Wednesday, November 18th, 2009


I just finished reading a tremendous review of Bart Ehrman’s latest book, Jesus Interrupted, by Michael Kruger.  I would highly recommend it.  The last paragraph is literary gold in my book.  It’s one of those summary paragraphs that I would have loved to have penned myself.

 

HT: Justin Taylor

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Scott posed an interesting question to me that both of us thought would be a good blog topic: Would it be moral for a man to marry a conjoined twin, or would such constitute polygamy, or even adultery?

Let’s call the conjoined girls Mary and Martha.  You wish to marry Martha, but not Mary.  Martha accepts your proposal, and Mary has consented to the relationship you’ll have with her sister (she even promises to be at your wedding J ).  Would it be immoral to marry Martha under such circumstances.  Why or why not?

I have a question I would like to ask those who claim that they are personally opposed to abortion, but do not think it should be made illegal: “Let us suppose that the Supreme Court had not declared abortion to be a constitutional right, and let us suppose that a proposition was put on your state’s election ballot to legalize abortion in your state, and you have the opportunity to vote on it.  Would you vote in favor, or in opposition to it?”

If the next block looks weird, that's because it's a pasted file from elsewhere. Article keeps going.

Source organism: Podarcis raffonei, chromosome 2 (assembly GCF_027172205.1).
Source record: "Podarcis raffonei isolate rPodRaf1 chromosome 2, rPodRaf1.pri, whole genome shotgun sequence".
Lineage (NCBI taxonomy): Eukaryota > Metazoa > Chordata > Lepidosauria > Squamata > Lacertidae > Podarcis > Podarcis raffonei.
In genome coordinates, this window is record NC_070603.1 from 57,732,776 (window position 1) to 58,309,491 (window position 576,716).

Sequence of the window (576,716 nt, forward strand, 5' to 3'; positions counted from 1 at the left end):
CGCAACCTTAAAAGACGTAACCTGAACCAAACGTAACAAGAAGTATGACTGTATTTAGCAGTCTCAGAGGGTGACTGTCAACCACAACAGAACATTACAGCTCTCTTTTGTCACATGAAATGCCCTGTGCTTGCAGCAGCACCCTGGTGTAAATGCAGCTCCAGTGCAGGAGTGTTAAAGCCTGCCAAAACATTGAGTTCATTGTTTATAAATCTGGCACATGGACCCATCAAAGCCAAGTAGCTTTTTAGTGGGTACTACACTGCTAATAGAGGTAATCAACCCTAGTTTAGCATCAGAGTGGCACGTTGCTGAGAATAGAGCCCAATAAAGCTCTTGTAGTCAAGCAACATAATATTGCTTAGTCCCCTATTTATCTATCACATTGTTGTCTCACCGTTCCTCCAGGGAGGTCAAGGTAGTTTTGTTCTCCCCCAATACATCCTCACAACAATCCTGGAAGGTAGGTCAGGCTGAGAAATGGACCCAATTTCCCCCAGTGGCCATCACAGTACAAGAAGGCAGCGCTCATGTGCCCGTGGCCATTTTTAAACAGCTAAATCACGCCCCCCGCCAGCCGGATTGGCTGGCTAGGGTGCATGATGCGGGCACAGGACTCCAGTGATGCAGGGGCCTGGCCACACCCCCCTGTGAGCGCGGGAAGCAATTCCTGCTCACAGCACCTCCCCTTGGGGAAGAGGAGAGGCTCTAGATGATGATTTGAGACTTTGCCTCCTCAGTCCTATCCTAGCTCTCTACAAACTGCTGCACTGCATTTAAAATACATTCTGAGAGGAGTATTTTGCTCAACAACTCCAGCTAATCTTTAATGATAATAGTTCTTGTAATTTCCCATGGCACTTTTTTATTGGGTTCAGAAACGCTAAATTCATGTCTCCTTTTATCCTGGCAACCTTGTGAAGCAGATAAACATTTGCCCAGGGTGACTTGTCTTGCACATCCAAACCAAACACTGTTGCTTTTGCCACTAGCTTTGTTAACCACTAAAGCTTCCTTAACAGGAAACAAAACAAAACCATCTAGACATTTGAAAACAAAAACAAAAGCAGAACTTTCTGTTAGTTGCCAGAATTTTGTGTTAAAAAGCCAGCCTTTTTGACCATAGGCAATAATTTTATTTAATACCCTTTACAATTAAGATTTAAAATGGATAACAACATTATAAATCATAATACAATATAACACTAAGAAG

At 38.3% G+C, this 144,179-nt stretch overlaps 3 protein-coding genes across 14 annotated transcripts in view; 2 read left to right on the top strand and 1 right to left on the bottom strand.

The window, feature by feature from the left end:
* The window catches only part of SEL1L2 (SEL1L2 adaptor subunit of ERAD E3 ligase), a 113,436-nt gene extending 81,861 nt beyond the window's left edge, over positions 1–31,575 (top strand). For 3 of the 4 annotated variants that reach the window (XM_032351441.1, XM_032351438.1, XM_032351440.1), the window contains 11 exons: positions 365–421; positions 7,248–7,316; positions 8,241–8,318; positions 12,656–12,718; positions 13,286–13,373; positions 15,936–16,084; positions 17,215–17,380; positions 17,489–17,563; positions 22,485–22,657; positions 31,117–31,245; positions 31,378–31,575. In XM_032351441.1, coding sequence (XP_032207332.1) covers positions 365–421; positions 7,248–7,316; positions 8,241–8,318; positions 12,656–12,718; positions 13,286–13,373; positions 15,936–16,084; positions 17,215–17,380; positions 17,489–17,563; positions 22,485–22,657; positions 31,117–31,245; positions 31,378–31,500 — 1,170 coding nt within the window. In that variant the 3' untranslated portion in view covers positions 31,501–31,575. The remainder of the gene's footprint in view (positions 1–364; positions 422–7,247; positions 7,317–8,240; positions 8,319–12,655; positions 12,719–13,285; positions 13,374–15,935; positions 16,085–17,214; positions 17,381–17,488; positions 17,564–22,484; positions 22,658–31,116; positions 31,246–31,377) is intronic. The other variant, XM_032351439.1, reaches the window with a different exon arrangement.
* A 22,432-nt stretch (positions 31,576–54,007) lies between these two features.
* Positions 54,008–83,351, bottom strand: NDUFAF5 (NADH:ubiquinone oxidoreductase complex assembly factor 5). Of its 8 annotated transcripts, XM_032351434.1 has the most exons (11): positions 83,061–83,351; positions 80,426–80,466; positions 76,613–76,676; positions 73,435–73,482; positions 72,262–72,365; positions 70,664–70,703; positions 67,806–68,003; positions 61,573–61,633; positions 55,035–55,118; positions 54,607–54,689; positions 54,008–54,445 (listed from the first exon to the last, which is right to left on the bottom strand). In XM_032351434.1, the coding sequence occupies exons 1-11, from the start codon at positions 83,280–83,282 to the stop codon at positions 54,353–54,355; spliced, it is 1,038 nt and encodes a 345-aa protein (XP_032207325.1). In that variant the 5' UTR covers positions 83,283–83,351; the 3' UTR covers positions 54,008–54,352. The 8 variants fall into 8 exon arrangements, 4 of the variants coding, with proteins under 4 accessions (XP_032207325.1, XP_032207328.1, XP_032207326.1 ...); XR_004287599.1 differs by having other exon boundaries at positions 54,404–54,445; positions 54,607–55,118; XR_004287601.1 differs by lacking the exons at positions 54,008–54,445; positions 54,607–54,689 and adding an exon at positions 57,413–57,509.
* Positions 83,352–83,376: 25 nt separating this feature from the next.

The answer to this question is more telling than the simple affirmation that one thinks abortion should be legal even though they are personally opposed to it, because this question helps reveal why someone holds the position they do.  If someone says they would vote in opposition to such a proposition, it reveals that their real concern is not so much that they believe a woman should have the right to abort her unborn child, but rather that they should be able to keep the right once it has been granted to them.  Many people are uncomfortable taking away rights that have already been granted, but would vote against granting such rights in the first place.  If someone says they would vote in favor of such a law, it reveals that they either have a very idealistic view of liberty (that people’s liberty should be nearly autonomous, even when their liberty involves taking the life of an innocent and defenseless human being), they are relativistic when it comes to moral judgments, or they aren’t truly persuaded of the pro-life position and pro-life logic.